East Grand schools could receive more than $1 million from developments
Sky-Hi Daily News
In addition to the good news in the election results for its 3A bond issue Tuesday night, the East Grand Board of Education got some other good news for the school district’s financial situation.
Included in the business items, the school board approved money-in-lieu-of-land payments for three subdivision developments. If all three projects move forward to construction, the district will net more than $1 million.
The three subdivisions and their calculated money-in-lieu-of-land payments are: Ridge Condominium Development, $591,857; Sterling Pointe Condominium Development, $482,365; and Thompson Creek Townhomes Subdivision, $28,460.
The school district will not see any of this money until the final plats for the projects are approved. Under state law, subdivision developers may be required by towns or counties to either dedicate a portion of land for potential school construction or make a money-in-lieu-of-land payment to the local school district.
Superintendent Robb Rankin told the board that the formula for the money-in-lieu-of-land payments is being updated to reflect the latest Census data and other factors used in their calculation.
In other business Tuesday, the board said goodbye to three of its long-time members ” Mark Bujanovich, Peter Cross and Dick Zieff. A reception at the District Office was held prior to the meeting to thank them for their years of service.
At the same time, the board welcomed three new directors ” Mike Thompson, Aimee Kroneberger and Melissa Quinn ” who were given the oath of office by Judge Mary Hoak of the 14th Judicial District Court in a brief ceremony.
After the swearing-in and seating of the new directors, the board nominated and approved its new officer positions. Tom Sifers is the new board president while Gail Delphia takes over as vice president. The secretary position was taken by Barbara Ahrens. New board member Melissa Quinn accepted the treasurer’s job.
Also at Tuesday’s meeting, the board was updated on the preparations for this week’s Search Institute Survey to be taken by the district’s students. The survey, which was first given to students in 1997, is taken every three years.
The Search Institute Survey, which is given grades 6 to 12, asks students what they think and feel about their school, themselves and the adults they know. It also asks questions about their use of drugs, alcohol and tobacco as well as sexual conduct, violent behavior and other illegal activities. It also asks questions about positive lifestyle behaviors.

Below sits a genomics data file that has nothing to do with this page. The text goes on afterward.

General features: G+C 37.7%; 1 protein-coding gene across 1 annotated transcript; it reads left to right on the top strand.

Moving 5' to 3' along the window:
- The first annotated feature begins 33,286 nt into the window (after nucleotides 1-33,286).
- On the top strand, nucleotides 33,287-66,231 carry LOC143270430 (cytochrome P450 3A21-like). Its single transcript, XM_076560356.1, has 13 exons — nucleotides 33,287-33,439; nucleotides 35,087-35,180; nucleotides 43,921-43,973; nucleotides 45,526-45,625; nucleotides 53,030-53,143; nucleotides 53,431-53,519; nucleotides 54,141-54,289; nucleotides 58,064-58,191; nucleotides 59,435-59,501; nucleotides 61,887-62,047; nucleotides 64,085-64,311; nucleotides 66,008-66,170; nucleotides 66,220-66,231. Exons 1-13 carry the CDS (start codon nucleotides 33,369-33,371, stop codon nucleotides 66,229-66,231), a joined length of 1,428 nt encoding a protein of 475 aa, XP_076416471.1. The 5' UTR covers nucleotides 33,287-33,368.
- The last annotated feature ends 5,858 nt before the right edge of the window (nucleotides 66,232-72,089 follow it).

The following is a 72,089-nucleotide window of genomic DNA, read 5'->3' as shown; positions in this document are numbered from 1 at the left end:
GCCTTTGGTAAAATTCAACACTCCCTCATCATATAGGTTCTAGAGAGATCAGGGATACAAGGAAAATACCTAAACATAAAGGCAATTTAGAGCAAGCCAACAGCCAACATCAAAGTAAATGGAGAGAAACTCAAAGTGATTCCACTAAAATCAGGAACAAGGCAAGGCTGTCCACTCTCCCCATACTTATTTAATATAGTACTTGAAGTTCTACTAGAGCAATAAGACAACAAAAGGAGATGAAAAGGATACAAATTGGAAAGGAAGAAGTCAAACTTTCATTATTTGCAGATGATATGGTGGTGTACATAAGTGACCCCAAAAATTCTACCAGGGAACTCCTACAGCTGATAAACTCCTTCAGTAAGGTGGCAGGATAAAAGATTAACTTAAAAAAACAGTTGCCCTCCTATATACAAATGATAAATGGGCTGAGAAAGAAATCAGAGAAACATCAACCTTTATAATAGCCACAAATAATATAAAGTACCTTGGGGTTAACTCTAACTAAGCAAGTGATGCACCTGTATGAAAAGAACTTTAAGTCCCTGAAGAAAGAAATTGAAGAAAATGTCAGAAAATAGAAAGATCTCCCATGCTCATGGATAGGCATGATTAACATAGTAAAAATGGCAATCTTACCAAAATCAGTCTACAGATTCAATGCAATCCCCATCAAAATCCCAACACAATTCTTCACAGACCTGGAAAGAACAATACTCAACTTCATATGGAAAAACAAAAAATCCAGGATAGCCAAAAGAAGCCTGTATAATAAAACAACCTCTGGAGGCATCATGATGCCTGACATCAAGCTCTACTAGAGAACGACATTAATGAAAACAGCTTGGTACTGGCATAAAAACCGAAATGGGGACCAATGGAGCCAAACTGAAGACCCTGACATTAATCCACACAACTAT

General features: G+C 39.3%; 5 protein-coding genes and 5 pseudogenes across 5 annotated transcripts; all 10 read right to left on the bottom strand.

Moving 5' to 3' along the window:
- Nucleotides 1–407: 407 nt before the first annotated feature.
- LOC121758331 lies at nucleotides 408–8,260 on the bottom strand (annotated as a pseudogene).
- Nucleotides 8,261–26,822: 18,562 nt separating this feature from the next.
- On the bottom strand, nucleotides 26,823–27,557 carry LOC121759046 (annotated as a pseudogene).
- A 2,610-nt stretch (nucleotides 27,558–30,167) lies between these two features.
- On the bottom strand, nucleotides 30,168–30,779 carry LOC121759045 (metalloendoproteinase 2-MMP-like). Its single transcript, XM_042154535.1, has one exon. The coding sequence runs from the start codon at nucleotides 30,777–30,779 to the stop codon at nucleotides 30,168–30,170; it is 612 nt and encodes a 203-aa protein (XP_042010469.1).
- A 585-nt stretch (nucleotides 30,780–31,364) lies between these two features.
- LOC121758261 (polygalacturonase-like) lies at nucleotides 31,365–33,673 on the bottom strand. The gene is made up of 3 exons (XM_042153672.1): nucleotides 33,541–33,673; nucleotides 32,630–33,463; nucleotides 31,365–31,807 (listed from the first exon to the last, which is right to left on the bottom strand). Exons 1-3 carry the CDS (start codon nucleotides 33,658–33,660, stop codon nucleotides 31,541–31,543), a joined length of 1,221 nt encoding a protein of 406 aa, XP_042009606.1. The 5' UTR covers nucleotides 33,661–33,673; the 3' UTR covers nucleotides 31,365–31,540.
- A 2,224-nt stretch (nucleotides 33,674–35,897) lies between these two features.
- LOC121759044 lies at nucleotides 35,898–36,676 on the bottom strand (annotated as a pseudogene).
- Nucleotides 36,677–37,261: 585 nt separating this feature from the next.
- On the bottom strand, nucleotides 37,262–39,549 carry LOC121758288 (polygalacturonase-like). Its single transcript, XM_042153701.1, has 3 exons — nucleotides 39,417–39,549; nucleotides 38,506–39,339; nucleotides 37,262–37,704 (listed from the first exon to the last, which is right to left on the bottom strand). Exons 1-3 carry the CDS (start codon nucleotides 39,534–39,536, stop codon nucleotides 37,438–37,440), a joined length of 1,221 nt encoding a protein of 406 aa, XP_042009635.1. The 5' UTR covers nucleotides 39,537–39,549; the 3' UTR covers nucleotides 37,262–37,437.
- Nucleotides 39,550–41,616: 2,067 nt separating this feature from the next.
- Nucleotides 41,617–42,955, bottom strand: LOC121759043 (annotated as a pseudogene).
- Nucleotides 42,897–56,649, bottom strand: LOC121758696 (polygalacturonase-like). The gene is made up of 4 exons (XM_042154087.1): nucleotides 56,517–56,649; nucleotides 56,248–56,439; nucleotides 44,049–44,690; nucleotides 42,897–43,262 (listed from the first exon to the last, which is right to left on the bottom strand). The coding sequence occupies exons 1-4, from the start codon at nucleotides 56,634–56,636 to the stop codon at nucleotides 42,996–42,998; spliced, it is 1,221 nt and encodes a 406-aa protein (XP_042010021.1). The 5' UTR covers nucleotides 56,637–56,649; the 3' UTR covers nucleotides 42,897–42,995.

Rankin described the surveys as a “snapshot of attitudes and behaviors” among students. He said it was also important for “tracking our schools’ character education program to assess their impact.”
The surveys, which will be taken this Thursday, can only be given to students with parental permission.
Principal Nancy Karas of East Grand Middle School said her school was “shooting for 100 percent participation” in the survey.
Middle Park High Principal Dale Fleming said he had received only 70 written parental permissions so far but would begin calling parents to get the required permission.
Another matter that gained the board’s attention was the start of student newspaper at Middle Park High School. “The Open Book” will be published quarterly and the first edition is expected by the end of November. Student editors David Diamond and Michaela Gibboni told the board it would feature student opinion pieces and creative writing.
Additional business at Tuesday’s meeting included the board’s approval for switching the district’s banking services to Grand Mountain Bank.
The board members were also updated on the search for a new superintendent. Questions were raised about the expenses and the need for explanations of those expenses by the company hired by the district to do the search.
Due to the Thanksgiving holiday, the Board of Education will not conduct a second meeting in November. Its next meeting is slated for Tuesday, Dec. 4, at 7 p.m. at the District Office in Granby.
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